Siege of Budapest 1944–45: The Brutal Battle for the Pearl of the Danube (Campaign) (Paperback)
A gripping and detailed study of the brutal urban battle for Budapest, which saw German and Hungarian troops struggling to halt the joint Soviet-Romanian offensive to take the key city on the Danube.
The 52-day-long siege of Budapest witnessed some of the most destructive urban fighting of the war. The Transdanubia region was strategically vital to Nazi Germany for its raw materials and industry, and because of the bridgehead it allowed into Austria. As a result, Hitler declared Budapest a fortress city in early December 1944. The battle for the city pitted 90,000 German and Hungarian troops against 170,000 Soviet (2nd and 3rd Ukrainian Fronts) and Romanian attackers. The operations to take the city ran across several phases, from the initial Soviet approach to Budapest commencing in late October 1944, through the encirclement of city first on the Pest side of the Danube, and then on the Buda bank, and on to the savage urban fighting that began in December 1944 for the Hungarian capital. This superbly detailed work analyses the background, chronology and consequences of the siege from both a military and political perspective, and documents the huge losses in military and civilian casualties and material damage.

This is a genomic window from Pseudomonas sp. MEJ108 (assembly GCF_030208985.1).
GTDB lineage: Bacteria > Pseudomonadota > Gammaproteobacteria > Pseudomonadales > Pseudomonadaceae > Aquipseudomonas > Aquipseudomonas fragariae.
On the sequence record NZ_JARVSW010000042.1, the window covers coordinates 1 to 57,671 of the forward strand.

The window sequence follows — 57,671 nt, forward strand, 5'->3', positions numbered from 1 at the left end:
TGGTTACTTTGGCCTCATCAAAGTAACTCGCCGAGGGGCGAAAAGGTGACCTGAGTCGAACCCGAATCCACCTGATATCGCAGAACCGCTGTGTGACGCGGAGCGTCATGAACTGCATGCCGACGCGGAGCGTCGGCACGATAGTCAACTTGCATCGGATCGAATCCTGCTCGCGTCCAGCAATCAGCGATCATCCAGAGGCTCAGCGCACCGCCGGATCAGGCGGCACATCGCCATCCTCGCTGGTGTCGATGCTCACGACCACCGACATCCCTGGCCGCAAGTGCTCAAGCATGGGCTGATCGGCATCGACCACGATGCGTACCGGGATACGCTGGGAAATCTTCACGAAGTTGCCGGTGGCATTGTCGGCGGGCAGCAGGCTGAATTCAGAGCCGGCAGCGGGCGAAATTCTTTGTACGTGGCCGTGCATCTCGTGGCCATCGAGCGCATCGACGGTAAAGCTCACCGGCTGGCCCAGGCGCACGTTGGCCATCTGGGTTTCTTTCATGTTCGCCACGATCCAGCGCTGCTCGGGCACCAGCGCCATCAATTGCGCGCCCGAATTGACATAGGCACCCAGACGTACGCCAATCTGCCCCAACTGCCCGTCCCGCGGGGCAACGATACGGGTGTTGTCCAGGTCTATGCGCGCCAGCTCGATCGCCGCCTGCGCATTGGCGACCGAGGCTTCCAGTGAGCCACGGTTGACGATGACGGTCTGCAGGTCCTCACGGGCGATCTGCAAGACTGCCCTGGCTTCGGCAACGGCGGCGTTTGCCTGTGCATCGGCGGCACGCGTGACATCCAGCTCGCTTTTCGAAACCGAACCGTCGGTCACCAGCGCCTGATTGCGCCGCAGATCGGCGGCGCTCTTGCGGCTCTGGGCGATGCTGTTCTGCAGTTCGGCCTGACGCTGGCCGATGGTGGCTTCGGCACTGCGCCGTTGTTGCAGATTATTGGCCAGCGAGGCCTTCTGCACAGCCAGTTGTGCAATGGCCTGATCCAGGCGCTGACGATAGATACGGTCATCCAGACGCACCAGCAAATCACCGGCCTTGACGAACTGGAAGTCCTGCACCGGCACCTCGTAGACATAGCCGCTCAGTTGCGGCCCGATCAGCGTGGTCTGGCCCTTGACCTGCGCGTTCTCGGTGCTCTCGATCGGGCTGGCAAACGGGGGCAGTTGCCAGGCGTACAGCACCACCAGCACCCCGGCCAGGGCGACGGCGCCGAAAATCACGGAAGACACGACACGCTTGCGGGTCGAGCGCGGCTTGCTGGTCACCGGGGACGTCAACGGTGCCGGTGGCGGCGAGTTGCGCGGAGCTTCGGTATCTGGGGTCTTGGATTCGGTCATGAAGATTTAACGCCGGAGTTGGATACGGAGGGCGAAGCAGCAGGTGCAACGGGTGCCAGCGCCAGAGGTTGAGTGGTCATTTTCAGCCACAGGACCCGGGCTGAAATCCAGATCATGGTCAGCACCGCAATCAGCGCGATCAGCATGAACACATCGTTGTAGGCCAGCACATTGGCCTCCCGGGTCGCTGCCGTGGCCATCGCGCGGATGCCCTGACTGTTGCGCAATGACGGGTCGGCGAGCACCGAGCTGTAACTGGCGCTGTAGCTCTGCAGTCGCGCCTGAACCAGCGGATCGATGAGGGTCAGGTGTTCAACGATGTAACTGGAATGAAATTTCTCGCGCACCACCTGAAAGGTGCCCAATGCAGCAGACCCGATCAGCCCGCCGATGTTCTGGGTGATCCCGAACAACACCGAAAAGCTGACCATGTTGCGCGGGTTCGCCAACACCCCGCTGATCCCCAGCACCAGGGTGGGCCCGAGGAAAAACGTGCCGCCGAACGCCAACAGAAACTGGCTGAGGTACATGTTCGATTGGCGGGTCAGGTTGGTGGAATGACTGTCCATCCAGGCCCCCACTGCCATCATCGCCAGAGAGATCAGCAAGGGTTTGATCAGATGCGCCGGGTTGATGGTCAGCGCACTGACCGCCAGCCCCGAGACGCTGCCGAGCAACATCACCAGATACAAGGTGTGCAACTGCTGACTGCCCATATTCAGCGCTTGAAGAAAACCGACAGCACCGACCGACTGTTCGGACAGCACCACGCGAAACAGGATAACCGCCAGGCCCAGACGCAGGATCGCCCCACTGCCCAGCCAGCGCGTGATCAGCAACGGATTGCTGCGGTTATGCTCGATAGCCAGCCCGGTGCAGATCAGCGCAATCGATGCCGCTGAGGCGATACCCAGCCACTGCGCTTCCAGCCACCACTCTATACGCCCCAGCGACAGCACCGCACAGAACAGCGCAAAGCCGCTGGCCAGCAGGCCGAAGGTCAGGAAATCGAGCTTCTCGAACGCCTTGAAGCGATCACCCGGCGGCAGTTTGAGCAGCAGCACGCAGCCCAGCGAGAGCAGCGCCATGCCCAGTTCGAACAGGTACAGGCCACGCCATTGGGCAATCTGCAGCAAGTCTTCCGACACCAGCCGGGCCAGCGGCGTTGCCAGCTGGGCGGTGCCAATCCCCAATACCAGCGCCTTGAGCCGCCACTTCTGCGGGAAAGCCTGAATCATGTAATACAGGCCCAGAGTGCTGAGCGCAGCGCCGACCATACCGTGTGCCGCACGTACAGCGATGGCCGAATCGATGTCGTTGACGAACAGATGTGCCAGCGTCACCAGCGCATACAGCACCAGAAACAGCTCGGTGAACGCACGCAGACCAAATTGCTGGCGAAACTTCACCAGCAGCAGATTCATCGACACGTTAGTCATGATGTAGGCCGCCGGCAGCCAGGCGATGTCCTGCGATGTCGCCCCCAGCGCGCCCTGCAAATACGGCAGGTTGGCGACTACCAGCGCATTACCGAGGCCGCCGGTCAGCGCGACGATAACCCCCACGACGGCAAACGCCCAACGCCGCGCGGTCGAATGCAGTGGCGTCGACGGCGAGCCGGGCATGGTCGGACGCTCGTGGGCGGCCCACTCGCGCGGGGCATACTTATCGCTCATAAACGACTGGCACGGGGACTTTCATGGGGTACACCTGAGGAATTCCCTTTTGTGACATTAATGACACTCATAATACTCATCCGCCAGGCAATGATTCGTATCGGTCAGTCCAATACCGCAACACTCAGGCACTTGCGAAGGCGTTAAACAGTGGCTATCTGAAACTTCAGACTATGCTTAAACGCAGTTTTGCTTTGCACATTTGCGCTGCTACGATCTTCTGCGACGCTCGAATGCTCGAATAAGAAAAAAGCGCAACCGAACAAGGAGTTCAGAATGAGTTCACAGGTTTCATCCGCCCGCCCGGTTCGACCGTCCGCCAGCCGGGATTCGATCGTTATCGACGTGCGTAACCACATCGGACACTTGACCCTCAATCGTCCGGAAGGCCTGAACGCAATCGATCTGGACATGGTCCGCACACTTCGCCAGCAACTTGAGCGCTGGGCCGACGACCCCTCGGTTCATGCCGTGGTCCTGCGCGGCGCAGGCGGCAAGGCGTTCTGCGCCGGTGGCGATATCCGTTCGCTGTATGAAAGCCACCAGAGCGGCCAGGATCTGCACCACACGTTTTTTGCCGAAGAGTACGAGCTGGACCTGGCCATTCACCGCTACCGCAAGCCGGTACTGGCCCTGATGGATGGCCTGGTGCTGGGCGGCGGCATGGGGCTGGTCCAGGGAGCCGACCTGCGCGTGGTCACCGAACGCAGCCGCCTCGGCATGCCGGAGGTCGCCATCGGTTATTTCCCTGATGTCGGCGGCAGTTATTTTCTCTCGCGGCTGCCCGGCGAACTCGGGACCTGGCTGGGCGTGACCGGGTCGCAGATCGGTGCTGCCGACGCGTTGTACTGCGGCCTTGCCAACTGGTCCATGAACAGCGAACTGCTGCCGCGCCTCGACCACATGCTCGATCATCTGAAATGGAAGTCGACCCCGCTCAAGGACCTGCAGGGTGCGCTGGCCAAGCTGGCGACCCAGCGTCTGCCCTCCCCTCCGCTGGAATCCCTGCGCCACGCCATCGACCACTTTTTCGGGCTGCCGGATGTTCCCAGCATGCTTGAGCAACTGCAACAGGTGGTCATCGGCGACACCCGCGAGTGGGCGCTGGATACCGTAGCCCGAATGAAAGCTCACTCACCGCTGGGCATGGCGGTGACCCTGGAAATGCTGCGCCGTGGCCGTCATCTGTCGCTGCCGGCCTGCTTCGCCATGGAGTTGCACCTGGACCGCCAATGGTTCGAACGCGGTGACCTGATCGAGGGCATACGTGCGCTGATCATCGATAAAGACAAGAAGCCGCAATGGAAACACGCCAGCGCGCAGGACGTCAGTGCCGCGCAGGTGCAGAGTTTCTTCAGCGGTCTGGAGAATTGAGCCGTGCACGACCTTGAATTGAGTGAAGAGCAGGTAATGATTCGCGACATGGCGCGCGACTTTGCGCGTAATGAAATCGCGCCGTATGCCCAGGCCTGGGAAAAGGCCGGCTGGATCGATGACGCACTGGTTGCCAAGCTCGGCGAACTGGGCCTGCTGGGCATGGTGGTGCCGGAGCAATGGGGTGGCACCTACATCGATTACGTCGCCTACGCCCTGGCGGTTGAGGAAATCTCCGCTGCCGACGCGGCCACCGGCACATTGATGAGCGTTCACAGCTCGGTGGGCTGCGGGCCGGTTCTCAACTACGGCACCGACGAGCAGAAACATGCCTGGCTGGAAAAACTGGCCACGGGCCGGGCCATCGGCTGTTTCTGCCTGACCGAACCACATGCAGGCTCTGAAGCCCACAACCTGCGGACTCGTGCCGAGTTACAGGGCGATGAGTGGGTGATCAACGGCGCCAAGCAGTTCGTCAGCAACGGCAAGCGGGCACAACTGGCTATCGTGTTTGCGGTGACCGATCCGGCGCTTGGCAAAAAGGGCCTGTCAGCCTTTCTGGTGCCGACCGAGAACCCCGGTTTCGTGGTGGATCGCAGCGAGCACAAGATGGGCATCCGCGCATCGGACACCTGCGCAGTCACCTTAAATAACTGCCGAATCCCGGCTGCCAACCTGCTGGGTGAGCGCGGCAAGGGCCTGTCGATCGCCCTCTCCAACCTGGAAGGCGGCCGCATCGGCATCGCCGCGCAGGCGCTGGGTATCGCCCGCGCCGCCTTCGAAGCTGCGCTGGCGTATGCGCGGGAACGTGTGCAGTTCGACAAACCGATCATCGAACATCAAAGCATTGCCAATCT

About the Author
Balázs Mihályi has a PhD in Cartography, specializing in military historical mapping. He has a long-standing interest in the siege of Budapest, and has explored many different aspects of the events in magazine articles, books, academic papers and conferences. He has also contributed a large body of maps relating to the siege of Budapest to Hungarian language publications forever 15 years. Balázs lives in Budapest, Hungary, where he currently works for a management and IT consultancy.
Johnny Shumate works as a freelance illustrator living in Nashville, Tennessee. He began his career in 1987 after graduating from Austin Peay State University. Most of his work is rendered in Adobe Photoshop using a Cintiq monitor. His greatest influences are Angus McBride, Don Troiani, and Édouard Detaille.